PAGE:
Act of Accord

The Act of Accord was passed by the English Parliament on 25 October 1460,[1] three weeks after Richard, Duke of York, had entered the Council Chamber and laid his hand on the empty throne. Under the Act, King Henry VI of England was to retain the crown for life but York and his heirs were to succeed, excluding Henry's son, Edward of Westminster. Henry was forced to agree to the Act.

The Act of Accord
Citation39 Hen.VI
Territorial extentEngland
Royal assent25 October 1460
Text of statute as originally enacted

Far from ending the Wars of the Roses, it split the kingdom further, as it was unacceptable to the queen, Margaret of Anjou, who saw her son disinherited, while retaining a large body of Lancastrian supporters. In the immediate aftermath, the Lancastrians defeated and killed York in December 1460 (even though the Act had made it high treason to kill him), but they were in turn defeated in spring 1461 by York's son Edward, who then became king.[2]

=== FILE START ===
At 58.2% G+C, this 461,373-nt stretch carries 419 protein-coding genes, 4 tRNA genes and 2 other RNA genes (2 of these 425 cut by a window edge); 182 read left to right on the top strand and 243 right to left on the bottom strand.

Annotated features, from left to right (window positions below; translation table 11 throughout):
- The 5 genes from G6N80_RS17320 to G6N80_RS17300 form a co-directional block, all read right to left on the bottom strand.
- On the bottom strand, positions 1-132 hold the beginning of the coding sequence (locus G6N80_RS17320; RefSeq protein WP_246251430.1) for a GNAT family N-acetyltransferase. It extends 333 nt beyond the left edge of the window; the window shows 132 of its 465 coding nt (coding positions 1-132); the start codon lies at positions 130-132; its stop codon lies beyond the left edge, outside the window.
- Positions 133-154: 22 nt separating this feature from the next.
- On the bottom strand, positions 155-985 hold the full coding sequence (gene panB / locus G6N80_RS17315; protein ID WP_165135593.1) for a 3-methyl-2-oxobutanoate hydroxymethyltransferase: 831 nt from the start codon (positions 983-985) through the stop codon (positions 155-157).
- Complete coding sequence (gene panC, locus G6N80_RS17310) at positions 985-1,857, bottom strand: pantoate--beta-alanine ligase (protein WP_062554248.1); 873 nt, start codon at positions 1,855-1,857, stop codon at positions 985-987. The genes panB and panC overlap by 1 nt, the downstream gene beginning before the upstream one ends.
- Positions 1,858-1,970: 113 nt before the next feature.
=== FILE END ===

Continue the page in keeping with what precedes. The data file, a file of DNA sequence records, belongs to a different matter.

In the same parliament (on 31 October), York was made Prince of Wales and Earl of Chester, Duke of Cornwall and Lord Protector of England.[3]

See alsoEdit


  1. ^ Britain Express: The Act of Accord
  2. ^ Wagner, John A., Encyclopedia of the Wars of the Roses, (ABC-CLIO, 2001), 1.
  3. ^ Cokayne, and others, The Complete Peerage, volume XII/2, page 908.

Further readingEdit

  • Britain Express: The Act of Accord
  • Full text of the Act, from Davies, John S., An English Chronicle of the Reigns of Richard II, Henry IV, Henry V, and Henry VI, folios 208-211 (from Googlebooks, retrieved 15 August 2012)
  • Warwick the Kingmaker, Hicks, Michael; Oxford 1998